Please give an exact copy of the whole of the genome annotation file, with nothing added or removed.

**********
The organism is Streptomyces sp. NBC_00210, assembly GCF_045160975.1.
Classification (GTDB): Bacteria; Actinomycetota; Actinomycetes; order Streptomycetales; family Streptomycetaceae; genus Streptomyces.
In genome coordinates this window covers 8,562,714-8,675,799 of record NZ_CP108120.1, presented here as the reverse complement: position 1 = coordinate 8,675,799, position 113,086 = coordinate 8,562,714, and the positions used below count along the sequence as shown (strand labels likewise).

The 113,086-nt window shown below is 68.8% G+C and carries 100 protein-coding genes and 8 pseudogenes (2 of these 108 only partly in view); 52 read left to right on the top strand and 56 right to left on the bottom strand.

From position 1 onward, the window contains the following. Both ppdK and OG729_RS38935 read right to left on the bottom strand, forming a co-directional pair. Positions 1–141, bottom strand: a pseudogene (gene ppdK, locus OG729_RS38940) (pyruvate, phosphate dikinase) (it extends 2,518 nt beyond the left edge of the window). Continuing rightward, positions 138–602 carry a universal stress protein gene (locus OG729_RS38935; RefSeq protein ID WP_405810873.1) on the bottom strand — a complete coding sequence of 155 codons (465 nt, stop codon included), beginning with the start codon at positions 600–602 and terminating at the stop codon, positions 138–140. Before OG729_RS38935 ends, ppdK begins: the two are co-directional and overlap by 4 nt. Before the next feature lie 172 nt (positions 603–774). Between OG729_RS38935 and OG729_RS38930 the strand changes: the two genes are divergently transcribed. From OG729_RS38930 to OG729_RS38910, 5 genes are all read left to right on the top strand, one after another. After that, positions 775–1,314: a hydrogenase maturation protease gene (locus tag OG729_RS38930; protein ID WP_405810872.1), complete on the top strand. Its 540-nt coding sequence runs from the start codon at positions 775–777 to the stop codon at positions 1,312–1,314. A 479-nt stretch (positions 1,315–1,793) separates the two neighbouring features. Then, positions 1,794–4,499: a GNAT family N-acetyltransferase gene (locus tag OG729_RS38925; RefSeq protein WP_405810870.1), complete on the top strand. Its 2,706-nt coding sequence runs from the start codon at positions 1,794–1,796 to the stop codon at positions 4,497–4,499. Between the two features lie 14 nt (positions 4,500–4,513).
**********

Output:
The organism is Streptomyces sp. NBC_00210, assembly GCF_045160975.1.
Classification (GTDB): Bacteria; Actinomycetota; Actinomycetes; order Streptomycetales; family Streptomycetaceae; genus Streptomyces.
In genome coordinates this window covers 8,562,714-8,675,799 of record NZ_CP108120.1, presented here as the reverse complement: position 1 = coordinate 8,675,799, position 113,086 = coordinate 8,562,714, and the positions used below count along the sequence as shown (strand labels likewise).

The 113,086-nt window shown below is 68.8% G+C and carries 100 protein-coding genes and 8 pseudogenes (2 of these 108 only partly in view); 52 read left to right on the top strand and 56 right to left on the bottom strand.

From position 1 onward, the window contains the following. Both ppdK and OG729_RS38935 read right to left on the bottom strand, forming a co-directional pair. Positions 1–141, bottom strand: a pseudogene (gene ppdK, locus OG729_RS38940) (pyruvate, phosphate dikinase) (it extends 2,518 nt beyond the left edge of the window). Continuing rightward, positions 138–602 carry a universal stress protein gene (locus OG729_RS38935; RefSeq protein ID WP_405810873.1) on the bottom strand — a complete coding sequence of 155 codons (465 nt, stop codon included), beginning with the start codon at positions 600–602 and terminating at the stop codon, positions 138–140. Before OG729_RS38935 ends, ppdK begins: the two are co-directional and overlap by 4 nt. Before the next feature lie 172 nt (positions 603–774). Between OG729_RS38935 and OG729_RS38930 the strand changes: the two genes are divergently transcribed. From OG729_RS38930 to OG729_RS38910, 5 genes are all read left to right on the top strand, one after another. After that, positions 775–1,314: a hydrogenase maturation protease gene (locus tag OG729_RS38930; protein ID WP_405810872.1), complete on the top strand. Its 540-nt coding sequence runs from the start codon at positions 775–777 to the stop codon at positions 1,312–1,314. A 479-nt stretch (positions 1,315–1,793) separates the two neighbouring features. Then, positions 1,794–4,499: a GNAT family N-acetyltransferase gene (locus tag OG729_RS38925; RefSeq protein WP_405810870.1), complete on the top strand. Its 2,706-nt coding sequence runs from the start codon at positions 1,794–1,796 to the stop codon at positions 4,497–4,499. Between the two features lie 14 nt (positions 4,500–4,513).